12 years ago, I made this black work coif for myself when I was entertaining ideas of doing Elizabethan. I found out then that I love doing black work but not wearing the garb for that era. Here is the coif I made for myself and have since gifted to a good friend who does wear that time period garb. It looks amazing on her.
The pattern was taken from the Jane Bostock sampler of 1598
The materials used were linen fabric, silk thread single strand and gold pallions. Also white satin ribbon for the ties.
There are things I have learned since then about black work that I would do differently such as I would now extend the blackwork just past the outline of the coif shape so that I have complete stitching to the hemlines. I know some of the work would get stitched inside and not seen but better than having the blank white linen showing. You see some at the top seam too but not as badly. All the embroidery took me 7 months roughly and I think at that point, the end being in sight I was anxious to be done and put it together. I was a little less patient 12 years ago, if you can imagine. :D
I am entertaining doing another one and possibly just using it for displays. I love doing black work embroidery so much. Perhaps ill make one and sell it or donate it to a travel auction for future royals. Its addicting!
(thank you to my guy Ryan for being my hand model)
Sunday, May 31, 2015
Friday, May 29, 2015
A friend asked if I would make a light weight Pelican hood for the warmer weather (as he has a heavy double layer wool hood he was elevated in). This hood I made is of a light weight linen and has "ermine" trim that I purchased at Calontir trim at Pennsic.
The hood was received so now I can post the images.
Sunday, May 10, 2015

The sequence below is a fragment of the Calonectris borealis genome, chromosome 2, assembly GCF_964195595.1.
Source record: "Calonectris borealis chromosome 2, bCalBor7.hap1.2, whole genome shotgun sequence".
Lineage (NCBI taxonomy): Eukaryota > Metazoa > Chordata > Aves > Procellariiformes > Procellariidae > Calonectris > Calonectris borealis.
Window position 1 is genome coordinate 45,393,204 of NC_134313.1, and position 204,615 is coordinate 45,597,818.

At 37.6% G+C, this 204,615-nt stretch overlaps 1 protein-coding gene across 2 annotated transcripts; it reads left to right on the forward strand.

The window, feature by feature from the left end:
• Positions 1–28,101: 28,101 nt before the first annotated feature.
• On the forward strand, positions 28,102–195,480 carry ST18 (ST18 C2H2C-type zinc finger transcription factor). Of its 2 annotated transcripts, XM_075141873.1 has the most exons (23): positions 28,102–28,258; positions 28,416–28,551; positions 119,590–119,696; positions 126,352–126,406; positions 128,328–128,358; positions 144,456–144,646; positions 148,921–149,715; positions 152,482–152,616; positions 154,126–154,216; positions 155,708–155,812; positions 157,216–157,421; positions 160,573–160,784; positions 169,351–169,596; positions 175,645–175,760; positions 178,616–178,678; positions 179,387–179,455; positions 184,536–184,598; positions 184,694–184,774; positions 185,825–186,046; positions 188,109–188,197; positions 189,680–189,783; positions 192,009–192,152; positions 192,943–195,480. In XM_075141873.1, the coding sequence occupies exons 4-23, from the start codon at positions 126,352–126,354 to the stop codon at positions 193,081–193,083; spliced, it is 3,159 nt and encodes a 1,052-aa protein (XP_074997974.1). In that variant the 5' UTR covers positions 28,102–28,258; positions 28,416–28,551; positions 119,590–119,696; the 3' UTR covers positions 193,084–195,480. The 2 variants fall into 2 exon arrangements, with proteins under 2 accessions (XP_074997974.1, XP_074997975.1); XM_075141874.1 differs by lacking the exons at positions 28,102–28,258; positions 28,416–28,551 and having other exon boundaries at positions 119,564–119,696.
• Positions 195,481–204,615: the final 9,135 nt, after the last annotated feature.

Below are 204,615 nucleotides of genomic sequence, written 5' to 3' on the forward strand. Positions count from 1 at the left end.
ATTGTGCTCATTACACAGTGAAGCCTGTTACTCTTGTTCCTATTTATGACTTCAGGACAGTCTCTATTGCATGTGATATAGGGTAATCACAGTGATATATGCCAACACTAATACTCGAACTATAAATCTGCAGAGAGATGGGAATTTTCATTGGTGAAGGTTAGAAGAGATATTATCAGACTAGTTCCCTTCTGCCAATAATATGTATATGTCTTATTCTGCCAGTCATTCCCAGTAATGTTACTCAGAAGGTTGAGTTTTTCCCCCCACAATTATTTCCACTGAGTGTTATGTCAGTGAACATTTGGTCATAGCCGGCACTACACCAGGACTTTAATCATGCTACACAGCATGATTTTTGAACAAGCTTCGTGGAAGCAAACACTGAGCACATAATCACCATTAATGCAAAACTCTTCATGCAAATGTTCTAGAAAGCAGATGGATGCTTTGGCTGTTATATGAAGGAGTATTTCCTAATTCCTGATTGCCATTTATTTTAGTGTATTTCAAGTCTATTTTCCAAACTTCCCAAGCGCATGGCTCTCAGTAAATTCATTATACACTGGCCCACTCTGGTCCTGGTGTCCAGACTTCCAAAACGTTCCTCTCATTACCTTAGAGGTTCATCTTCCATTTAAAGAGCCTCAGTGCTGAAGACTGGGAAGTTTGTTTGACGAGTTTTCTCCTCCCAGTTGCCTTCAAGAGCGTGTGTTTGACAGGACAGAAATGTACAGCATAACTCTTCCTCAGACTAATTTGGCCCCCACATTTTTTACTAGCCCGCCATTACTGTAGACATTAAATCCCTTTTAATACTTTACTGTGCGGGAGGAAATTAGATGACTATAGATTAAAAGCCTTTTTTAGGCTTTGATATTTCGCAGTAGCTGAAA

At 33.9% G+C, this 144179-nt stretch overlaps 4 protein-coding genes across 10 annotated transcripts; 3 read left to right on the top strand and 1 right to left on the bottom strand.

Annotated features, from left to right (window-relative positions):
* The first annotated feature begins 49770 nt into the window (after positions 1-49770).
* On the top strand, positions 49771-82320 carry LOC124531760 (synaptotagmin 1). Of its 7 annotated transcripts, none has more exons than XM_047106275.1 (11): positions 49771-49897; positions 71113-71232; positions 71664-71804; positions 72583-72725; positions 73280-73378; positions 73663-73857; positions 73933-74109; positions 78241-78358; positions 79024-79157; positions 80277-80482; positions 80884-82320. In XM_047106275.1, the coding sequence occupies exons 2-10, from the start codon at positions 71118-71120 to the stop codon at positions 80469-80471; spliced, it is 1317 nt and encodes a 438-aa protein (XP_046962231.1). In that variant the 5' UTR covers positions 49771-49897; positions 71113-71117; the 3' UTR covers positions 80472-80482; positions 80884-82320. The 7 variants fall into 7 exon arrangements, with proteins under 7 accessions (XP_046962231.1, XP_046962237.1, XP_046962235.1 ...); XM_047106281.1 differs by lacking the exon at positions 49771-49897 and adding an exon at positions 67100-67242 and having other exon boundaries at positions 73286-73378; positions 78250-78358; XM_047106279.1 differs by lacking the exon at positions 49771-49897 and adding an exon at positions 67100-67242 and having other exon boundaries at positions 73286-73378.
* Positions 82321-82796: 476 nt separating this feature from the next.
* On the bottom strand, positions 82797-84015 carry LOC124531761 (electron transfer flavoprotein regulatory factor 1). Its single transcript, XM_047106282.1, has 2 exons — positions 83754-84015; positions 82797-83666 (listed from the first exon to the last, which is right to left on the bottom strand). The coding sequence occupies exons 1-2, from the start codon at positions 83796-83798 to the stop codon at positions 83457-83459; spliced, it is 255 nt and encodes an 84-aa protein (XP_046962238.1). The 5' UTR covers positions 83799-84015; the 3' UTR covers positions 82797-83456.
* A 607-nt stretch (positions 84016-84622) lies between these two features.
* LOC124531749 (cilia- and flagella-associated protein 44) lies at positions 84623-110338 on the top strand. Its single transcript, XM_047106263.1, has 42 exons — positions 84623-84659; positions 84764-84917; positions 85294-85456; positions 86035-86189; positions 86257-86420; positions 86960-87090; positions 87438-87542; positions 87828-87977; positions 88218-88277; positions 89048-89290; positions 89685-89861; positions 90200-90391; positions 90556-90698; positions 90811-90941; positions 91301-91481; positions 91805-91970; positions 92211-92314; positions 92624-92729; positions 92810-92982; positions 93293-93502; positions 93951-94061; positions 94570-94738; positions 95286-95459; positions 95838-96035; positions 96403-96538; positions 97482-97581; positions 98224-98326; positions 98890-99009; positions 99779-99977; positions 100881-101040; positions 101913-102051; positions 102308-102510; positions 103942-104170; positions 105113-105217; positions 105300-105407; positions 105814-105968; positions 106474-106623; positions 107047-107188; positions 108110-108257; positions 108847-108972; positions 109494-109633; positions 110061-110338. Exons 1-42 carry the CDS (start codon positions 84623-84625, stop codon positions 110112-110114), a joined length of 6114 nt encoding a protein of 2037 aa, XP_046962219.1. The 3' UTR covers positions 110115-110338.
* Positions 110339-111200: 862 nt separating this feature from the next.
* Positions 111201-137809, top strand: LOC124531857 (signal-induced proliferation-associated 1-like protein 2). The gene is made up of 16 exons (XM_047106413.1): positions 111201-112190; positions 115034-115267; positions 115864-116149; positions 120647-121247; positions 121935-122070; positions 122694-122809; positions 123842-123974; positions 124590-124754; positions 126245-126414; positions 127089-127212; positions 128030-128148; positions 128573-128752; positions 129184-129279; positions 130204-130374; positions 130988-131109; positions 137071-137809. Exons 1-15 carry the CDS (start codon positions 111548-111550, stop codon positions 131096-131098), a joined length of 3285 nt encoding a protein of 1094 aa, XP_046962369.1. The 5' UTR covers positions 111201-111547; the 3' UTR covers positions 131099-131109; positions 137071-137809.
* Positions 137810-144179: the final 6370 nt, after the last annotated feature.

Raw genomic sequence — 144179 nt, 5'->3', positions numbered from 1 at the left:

So, the apron dress I sent to my friend in PA was not fit correctly. So after some pinning, she sent it back to me so that I could refit it for her. Before I send it out to her, I decided to spiff it up a little to make up for my mistake in measuring when I cut it out and stitched it together. I added this little motif that I found online to the dress in matching silk embroidery thread. I sent her a picture and she loves it! :D Going out in the mail tomorrow.
Wednesday, May 6, 2015
I was going through the bookmark file and I came across the link to an old shutterfly account I had. The last time I entered into it was 2011! While I was looking through the pictures, I came across some shots of embroideries and sewing I did that I had lost the original pictures to. So I'm posting them here for view and to keep track for my own records. I am doing this from memory so bear with me on the history of each item.
The first two images are of a wool hood lined in red linen with gold metal thread embellishments on it. I recreated this hood from an image in an illuminated manuscript from the 14th c. The good gentle modeling it is Count Isenwulf from AEthaelmarc (when he lived in Eastern PA many years ago). The gold metal thread I used was Japanese metal thread so, not a true gold metal but it was what I could afford at the time. It was couched to the wool with silk thread.
The acorn embroidered below was one of man that went onto a cushion for Dutchess Brenwen as her gift from The Guild of Athena's Thimble. Members were asked to embroider an acorn that would be appliqued onto a cushion of a bench for her. The one I created was silk stitched onto linen. The cushion is also pictured beneath.